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Midwinter Name Study

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Surnames/tags: Midwinter Midwynter Mydwinter
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About the Project

The Midwinter Name Study project serves as a collaborative platform to collect information on the Midwinter name. The hope is that other researchers like you will join the study to help make it a valuable reference point for other genealogists who are researching or have an interest in the Midwinter name.

As a One Name Study, this project is not limited to persons who are related biologically. Individual studies can be used to branch out the research into specific methods and areas of interest, such as geographically (England Midwinters), by time period (18th Century Midwinters), or by topic (Midwinter DNA, Midwinter Occupations, Midwinter Statistics). These studies may also include a number of family branches which have no immediate link with each other. Some researchers may even be motivated to go beyond the profile identification and research stage to compile fully sourced, single-family histories of some of the families they discover through this name study project.

Also see the related surnames and surname variants.


  • Do all the Midwinters originate from the Northleach area of Gloucestershire? If this is the case, the geographical extent of the surname should concentrate as we go back in time.


Benjamin Midwinter is an example of how I envision the categories being used to gain useful information. It is unfortunate that searching with categories is currently quite basic and requires a slightly complicated structure to gain information, such as all the Midwinters who were baptised in a particular place.


As its what I know, I've started with England, but I envision other countries operating in a similar fashion. England has the England Project which has set up a geographical category structure based on County and then Place-name. It seems sensible to mirror that structure as it already exists, and will largely be familiar. Thus there is a 'Category:England, Midwinter Name Study' which exists as a sub of 'Category: England, Name Studies'. Similarly for Gloucestershire, and I envision for the other counties. In addition the Gloucestershire category is a sub of the England category within the Name Study hierarchy.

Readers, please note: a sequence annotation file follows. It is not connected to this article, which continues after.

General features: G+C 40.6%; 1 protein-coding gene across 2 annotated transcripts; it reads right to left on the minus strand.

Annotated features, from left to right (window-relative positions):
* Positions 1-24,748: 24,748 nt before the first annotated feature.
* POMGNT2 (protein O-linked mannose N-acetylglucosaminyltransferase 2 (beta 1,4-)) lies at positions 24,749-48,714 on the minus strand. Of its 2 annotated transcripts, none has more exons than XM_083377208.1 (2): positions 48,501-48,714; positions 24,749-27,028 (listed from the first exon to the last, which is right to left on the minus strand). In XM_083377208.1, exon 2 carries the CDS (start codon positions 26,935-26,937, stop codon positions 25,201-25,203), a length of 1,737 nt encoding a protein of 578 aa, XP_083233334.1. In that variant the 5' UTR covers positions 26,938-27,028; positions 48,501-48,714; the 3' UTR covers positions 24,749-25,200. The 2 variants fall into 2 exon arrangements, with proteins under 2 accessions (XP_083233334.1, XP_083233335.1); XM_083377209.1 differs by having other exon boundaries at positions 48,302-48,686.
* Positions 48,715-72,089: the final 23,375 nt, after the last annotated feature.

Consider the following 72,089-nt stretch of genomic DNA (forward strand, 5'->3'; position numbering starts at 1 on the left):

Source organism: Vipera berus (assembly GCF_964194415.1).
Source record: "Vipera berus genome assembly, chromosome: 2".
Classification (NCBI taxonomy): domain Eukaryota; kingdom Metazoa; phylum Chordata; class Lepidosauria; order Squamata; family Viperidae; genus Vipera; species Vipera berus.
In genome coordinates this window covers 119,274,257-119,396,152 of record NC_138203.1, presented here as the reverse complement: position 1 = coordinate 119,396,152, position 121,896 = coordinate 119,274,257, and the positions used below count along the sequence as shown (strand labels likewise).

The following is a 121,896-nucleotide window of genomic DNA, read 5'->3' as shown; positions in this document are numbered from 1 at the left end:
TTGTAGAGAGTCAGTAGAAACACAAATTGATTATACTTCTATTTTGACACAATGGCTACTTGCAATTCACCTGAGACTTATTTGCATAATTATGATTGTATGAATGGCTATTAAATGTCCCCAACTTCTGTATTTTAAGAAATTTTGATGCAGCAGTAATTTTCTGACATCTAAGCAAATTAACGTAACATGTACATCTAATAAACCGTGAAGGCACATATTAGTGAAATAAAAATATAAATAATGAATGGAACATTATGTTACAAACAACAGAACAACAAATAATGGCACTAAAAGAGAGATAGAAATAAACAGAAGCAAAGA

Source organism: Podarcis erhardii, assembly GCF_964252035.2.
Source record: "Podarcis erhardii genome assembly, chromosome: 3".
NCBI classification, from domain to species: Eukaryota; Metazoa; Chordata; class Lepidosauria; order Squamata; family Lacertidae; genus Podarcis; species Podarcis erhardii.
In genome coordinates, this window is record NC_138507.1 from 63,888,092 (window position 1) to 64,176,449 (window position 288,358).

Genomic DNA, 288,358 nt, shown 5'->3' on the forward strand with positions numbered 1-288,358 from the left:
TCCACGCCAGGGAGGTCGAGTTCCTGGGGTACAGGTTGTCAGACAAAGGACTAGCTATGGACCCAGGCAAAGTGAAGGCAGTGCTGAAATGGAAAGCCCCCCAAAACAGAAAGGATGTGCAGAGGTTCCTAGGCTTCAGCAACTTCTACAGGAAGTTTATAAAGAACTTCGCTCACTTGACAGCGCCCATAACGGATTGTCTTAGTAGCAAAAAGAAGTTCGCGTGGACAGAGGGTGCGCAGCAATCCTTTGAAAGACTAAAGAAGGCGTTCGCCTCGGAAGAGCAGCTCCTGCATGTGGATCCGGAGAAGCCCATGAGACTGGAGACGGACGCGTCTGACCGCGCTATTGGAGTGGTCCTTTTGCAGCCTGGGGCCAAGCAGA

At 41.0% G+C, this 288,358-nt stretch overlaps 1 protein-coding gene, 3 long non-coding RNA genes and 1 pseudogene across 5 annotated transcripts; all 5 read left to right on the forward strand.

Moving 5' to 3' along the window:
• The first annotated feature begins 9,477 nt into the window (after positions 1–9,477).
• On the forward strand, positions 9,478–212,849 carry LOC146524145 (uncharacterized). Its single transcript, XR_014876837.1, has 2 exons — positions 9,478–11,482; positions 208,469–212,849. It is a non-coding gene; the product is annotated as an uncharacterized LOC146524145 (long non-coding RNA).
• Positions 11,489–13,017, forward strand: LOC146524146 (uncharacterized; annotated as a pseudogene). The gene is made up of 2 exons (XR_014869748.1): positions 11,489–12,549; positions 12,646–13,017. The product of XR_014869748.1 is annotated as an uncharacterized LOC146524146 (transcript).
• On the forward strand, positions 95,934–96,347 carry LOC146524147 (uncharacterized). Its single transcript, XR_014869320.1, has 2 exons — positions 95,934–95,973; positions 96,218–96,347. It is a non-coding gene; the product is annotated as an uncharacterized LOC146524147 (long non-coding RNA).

At the place-name level, the name study subs the place-name directly, so for example, 'Category: Aldsworth, Gloucestershire, Midwinter Name Study' is a sub of 'Category: Aldsworth, Gloucestershire'. The advantage of this is that as a sub-category there should be no need to explicitly include the super-category of the England Project itself, and hence reduce category clutter on a profile.

Additionally, below each place I am creating a Baptisms, Marriages and Burials category to reflect the three cardinal life points that are generally available for most people throughout most of the last 500 years at least. Knowing these reliably starts to break down in the 16th century going backwards and modernly going forwards. As the aim is to get a feel for where people were born, married and died, I think it is acceptable to use births and deaths, if they are known.

It's always worth bearing in mind that none of these necessarily reflect a significant location for the person. I myself was born and baptised in two different places that have nothing to do with my childhood life.I've seen people buried in an ancestral plot that there family originated from, but not where they themselves lived. So the system won't be perfect.

However, for someone baptised in Aldsworth, I would envision them categorised as 'Category: Baptisms, Aldsworth, Gloucestershire, Midwinter Name Study', and they will be associated with the super-categories for the place. If they are associated with another place, for example they had children baptised somewhere they themselves weren't baptised, married or buried, they should be added directly to the place in question, for example, 'Category: Aldsworth, Gloucestershire, Midwinter Name Study'.


Research Pages

Here are some of the current research pages included in the study. I'll be working on them, and could use your help!

  • The Cely Papers: The 15th century Midwinter wool traders of Northleach, Gloucestershire turn up frequently in the letters of the Celys. merchants of the Calais Staple.

How to Join

To join the Midwinter Name Study, first start out by browsing our current research pages to see if there is a specific study ongoing that fits your interests. If so, feel free to add your name to the Membership list below, post an introduction comment on the specific team page, and then dive right in!

If a research page does not yet exist for your particular area of interest, please contact the Name Study Coordinator: Nicholas Adams for assistance.

... ... ... is a member of the Midwinter Name Study Project.

Once you are ready to go, you can also show your project affiliation with the ONS Member Sticker:



Related Surnames and Surname Variants

Abbreviated Forms

In older documents, you may well find the terminal -er dropped, usually with some kind of scribal mark in their place.

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Categories: Midwinter Name Study